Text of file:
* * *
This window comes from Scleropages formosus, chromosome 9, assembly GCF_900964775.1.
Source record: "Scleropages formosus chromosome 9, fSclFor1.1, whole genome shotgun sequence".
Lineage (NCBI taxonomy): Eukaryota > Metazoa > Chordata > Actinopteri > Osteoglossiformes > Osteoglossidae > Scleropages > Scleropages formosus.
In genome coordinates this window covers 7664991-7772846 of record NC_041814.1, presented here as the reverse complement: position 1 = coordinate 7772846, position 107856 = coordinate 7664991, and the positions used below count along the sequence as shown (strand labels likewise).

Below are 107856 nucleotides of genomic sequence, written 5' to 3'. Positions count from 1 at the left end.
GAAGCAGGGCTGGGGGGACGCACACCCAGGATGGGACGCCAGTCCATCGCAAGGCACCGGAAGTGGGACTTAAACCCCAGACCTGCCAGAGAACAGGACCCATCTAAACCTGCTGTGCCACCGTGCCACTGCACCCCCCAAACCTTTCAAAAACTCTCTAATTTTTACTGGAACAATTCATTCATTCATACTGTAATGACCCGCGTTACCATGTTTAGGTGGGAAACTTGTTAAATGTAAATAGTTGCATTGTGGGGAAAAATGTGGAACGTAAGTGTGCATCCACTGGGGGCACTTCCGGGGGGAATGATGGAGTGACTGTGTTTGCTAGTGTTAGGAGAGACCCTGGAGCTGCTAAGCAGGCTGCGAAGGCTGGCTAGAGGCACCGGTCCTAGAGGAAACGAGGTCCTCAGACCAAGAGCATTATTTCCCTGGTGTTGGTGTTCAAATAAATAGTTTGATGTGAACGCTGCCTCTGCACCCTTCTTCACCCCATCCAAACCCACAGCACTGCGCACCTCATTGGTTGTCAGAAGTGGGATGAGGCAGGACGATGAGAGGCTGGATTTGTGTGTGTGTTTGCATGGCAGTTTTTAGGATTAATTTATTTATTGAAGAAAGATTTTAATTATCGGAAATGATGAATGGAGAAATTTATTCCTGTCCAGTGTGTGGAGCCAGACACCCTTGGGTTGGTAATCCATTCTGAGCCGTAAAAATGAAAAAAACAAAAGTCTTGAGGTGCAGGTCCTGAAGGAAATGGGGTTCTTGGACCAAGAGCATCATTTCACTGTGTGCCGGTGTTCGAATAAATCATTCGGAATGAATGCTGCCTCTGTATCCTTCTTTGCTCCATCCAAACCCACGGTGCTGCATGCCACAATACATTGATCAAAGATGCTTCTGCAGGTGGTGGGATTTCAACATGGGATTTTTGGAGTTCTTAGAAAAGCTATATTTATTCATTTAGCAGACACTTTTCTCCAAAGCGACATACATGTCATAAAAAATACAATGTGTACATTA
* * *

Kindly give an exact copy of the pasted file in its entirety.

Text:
This window comes from Scleropages formosus, chromosome 9, assembly GCF_900964775.1.
Source record: "Scleropages formosus chromosome 9, fSclFor1.1, whole genome shotgun sequence".
Lineage (NCBI taxonomy): Eukaryota > Metazoa > Chordata > Actinopteri > Osteoglossiformes > Osteoglossidae > Scleropages > Scleropages formosus.
In genome coordinates this window covers 7664991-7772846 of record NC_041814.1, presented here as the reverse complement: position 1 = coordinate 7772846, position 107856 = coordinate 7664991, and the positions used below count along the sequence as shown (strand labels likewise).

Below are 107856 nucleotides of genomic sequence, written 5' to 3'. Positions count from 1 at the left end.
GAAGCAGGGCTGGGGGGACGCACACCCAGGATGGGACGCCAGTCCATCGCAAGGCACCGGAAGTGGGACTTAAACCCCAGACCTGCCAGAGAACAGGACCCATCTAAACCTGCTGTGCCACCGTGCCACTGCACCCCCCAAACCTTTCAAAAACTCTCTAATTTTTACTGGAACAATTCATTCATTCATACTGTAATGACCCGCGTTACCATGTTTAGGTGGGAAACTTGTTAAATGTAAATAGTTGCATTGTGGGGAAAAATGTGGAACGTAAGTGTGCATCCACTGGGGGCACTTCCGGGGGGAATGATGGAGTGACTGTGTTTGCTAGTGTTAGGAGAGACCCTGGAGCTGCTAAGCAGGCTGCGAAGGCTGGCTAGAGGCACCGGTCCTAGAGGAAACGAGGTCCTCAGACCAAGAGCATTATTTCCCTGGTGTTGGTGTTCAAATAAATAGTTTGATGTGAACGCTGCCTCTGCACCCTTCTTCACCCCATCCAAACCCACAGCACTGCGCACCTCATTGGTTGTCAGAAGTGGGATGAGGCAGGACGATGAGAGGCTGGATTTGTGTGTGTGTTTGCATGGCAGTTTTTAGGATTAATTTATTTATTGAAGAAAGATTTTAATTATCGGAAATGATGAATGGAGAAATTTATTCCTGTCCAGTGTGTGGAGCCAGACACCCTTGGGTTGGTAATCCATTCTGAGCCGTAAAAATGAAAAAAACAAAAGTCTTGAGGTGCAGGTCCTGAAGGAAATGGGGTTCTTGGACCAAGAGCATCATTTCACTGTGTGCCGGTGTTCGAATAAATCATTCGGAATGAATGCTGCCTCTGTATCCTTCTTTGCTCCATCCAAACCCACGGTGCTGCATGCCACAATACATTGATCAAAGATGCTTCTGCAGGTGGTGGGATTTCAACATGGGATTTTTGGAGTTCTTAGAAAAGCTATATTTATTCATTTAGCAGACACTTTTCTCCAAAGCGACATACATGTCATAAAAAATACAATGTGTACATTA